Feeder creeks have all the right stuff for the making of a top-notch bass factory. Allow us to explain.
What Are Feeder Creeks?
Creeks flowing into lakes are known as feeder creeks, which provide consistently good bass fishing throughout the year. The section where the creek flows into a natural lake or manmade reservoir features a steady flow of oxygenated water into the lake providing bass with food and more comfortable water temperatures –cooler in the summer and warmer in the winter—than the main lake. The creeks also contain plenty of natural cover for bass including plenty of log laydowns, shallow vegetation and large rocks.
Large feeder creeks on reservoirs widen out and become separate arms of the lake. These feeder creek arms contain a myriad of habitat to help bass reproduce and thrive. The arms usually contain several channel swings and good spawning flats close to those channel swings.
Feeder creek arms tend to have off-colored water in the spring due to rain runoff. These arms also tend to warm up quicker than the main lake during the spring. The water temperature could be 3 to 4 degrees higher on the upper section of the feeder creek than the lower end where it intersects with the main lake.
Fishing Feeder Creeks During Prespawn
During the prespawn, bass start moving to the back of the feeder creek in the area where they stages on the last section of deep water whether it is a little drop or a bluff edge. Prespawn bass will also cruise gravel points anywhere from 1 to 7 feet deep.
If the lake level is low during the prespawn, throw a suspending stickbait to catch bass and as the water continues to warm switch to a medium-diving crankbait. If heavy rains cause the creek to rise, target flooded shoreline bushes and flip a jig and plastic craw into the shallow cover. Slow-rolling a spinnerbait is another effective way to catch prespawn bass in the bushes.
Prespawn bass will also pull out to the flats when the lake is high. Key on flats that have a bottom contour change of mud to sand mixed with a few rocks. You can catch plenty of bass then with a Carolina-rigged 6 or 8-inch plastic lizard until the fish move in to spawn.
Look for nesting bass in the upper lake section of the feeder creek along the sandy flats with bushes and log laydowns or in short pockets loaded with bushes and wood off the main feeder creek channel. Key on the shallowest cover you can find. Productive lures for spawning bass in the feeder creeks include soft plastic jerkbaits and floating worms in low-water conditions. If the shoreline bushes are flooded, flip a jig-and-craw or run a willowleaf spinnerbait through the cover.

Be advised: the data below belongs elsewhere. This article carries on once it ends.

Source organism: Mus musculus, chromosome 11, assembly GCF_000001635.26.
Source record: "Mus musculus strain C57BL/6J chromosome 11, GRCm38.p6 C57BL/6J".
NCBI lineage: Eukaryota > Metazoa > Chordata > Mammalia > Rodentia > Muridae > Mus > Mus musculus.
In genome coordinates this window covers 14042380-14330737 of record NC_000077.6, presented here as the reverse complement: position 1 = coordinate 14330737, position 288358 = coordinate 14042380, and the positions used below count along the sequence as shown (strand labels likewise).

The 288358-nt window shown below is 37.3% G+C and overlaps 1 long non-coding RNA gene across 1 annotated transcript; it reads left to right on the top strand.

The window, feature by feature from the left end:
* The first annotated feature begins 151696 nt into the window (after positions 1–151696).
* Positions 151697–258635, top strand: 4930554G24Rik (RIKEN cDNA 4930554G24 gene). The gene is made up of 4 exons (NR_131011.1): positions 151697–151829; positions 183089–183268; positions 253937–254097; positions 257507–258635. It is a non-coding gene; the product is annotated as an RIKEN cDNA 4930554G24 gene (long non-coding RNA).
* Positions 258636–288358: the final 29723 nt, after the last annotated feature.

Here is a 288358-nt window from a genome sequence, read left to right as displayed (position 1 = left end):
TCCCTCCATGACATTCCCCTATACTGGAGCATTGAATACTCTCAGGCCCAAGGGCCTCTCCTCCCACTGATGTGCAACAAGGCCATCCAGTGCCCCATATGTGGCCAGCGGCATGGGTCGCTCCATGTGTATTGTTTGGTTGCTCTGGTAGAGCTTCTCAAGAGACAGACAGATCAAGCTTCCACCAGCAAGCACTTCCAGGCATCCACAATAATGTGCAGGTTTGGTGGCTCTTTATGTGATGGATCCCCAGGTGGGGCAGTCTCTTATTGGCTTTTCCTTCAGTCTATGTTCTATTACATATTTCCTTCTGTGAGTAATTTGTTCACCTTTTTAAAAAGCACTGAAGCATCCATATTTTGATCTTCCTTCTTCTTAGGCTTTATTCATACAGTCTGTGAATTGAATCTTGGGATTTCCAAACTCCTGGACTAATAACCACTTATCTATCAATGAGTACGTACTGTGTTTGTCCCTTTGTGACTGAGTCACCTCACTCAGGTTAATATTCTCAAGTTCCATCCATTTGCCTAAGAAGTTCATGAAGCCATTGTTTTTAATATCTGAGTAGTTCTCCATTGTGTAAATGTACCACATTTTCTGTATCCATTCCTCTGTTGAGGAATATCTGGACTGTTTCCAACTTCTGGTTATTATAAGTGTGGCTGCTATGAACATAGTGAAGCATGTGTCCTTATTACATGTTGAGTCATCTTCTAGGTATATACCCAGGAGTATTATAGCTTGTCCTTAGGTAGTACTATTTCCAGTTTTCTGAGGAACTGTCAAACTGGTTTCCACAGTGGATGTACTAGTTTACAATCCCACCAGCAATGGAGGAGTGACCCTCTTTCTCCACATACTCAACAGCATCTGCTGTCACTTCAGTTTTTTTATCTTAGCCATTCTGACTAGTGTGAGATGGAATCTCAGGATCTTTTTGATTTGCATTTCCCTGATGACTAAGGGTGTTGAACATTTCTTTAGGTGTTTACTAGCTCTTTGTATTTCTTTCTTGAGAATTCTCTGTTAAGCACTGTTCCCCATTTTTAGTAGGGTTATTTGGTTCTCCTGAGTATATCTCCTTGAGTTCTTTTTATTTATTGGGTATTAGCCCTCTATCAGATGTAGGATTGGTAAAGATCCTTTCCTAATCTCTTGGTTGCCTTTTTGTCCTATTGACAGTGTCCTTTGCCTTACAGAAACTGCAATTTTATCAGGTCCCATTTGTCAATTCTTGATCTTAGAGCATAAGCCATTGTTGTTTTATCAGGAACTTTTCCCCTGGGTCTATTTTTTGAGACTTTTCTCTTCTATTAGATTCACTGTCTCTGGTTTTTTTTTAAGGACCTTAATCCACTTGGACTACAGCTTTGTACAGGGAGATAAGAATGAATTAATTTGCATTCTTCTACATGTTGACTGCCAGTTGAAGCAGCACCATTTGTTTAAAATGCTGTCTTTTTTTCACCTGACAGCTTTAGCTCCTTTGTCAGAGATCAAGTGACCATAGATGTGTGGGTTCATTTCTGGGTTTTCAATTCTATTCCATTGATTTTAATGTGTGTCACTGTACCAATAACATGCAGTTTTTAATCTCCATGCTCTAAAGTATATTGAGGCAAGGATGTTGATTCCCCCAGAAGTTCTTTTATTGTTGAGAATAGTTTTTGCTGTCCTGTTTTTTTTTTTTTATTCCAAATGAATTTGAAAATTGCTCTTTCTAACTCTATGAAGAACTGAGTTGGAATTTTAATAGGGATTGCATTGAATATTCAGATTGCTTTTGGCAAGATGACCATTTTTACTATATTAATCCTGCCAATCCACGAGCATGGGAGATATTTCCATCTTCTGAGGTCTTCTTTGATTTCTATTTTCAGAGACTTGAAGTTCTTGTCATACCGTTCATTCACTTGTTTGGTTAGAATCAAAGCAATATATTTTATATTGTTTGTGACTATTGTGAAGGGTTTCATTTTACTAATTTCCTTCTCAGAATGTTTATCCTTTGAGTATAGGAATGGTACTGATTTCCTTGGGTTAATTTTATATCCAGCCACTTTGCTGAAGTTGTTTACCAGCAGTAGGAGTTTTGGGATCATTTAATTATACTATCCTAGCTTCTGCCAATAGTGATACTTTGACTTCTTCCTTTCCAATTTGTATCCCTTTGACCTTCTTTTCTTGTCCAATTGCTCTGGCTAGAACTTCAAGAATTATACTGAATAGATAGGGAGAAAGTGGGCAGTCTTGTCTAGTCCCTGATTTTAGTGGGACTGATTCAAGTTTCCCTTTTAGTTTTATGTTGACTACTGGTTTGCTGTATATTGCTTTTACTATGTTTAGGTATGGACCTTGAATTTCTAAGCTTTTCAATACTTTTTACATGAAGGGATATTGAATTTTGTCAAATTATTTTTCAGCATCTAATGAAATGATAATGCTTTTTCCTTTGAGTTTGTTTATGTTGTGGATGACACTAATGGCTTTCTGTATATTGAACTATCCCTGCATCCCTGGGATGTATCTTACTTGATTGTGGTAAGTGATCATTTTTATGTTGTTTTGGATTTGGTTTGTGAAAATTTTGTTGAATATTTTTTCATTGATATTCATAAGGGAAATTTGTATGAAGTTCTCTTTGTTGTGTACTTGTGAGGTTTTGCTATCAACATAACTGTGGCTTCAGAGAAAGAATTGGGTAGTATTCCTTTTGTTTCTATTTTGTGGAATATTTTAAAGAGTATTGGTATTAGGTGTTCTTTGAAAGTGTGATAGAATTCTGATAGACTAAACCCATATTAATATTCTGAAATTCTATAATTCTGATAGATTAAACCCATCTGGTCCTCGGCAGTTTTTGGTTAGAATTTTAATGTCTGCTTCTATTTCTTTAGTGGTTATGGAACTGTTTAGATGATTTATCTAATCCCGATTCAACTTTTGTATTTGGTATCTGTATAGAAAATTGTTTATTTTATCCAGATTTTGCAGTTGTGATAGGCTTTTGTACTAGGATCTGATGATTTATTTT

After the spawn, bass in feeder creeks move to the breaks at the end of the flats. The breaks might run out to the 10- to 12-foot range and then break off into the old creek channel as deep as 40 to 50 feet. Bass will stage over a rock pile or couple of stumps on the breaks. A soft jerkbait or topwater walking bait will draw strikes from bass staging on the breaks. As the water continues to warm and bass move deeper, switch to Carolina rigging a French fry worm or cranking a deep-diving crankbait along the breaks.
Dragging a Carolina-rigged French fry or deep cranking will continue to produce bass along the feeder creek channel drops during the heat of summer. Working a 3/4-ounce jigging spoon over brush piles along the drops of the flats will also produce bass. You can also run your boat as far up the creek as possible and catch bass around any current breaks with spinnerbaits, shallow-diving crankbaits, jigs or plastic worms.
Fishing Feeder Creeks In The Fall
During the fall, the key to finding bass in the feeder creeks is to look for pods of shad. Once you find the baitfish try waking a spinnerbait or run a buzz bait along the flats of the feeder creeks. On windy days, throw a lipless crankbait along the flats. If the weather is sunny and calm, flip a jig to log laydowns or bang a squarebill crankbait into the wood cover to trigger a reaction strike. A soft jerkbait is an effective lure to throw around the wood cover in the morning.
Feeder creek bass fishing will key on the channel swings with transition banks that change from bluff to chunk rock during the winter. A finesse jig with a small craw trailer works best for feeder creek bass if the water is dirty. If the feeder creek is clear and the weather is cloudy and windy, switch to a suspending stickbait.
If you like diversity in your fishing spots, feeder creeks give you a wide range of options to catch both numbers of bass and quality-size fish.
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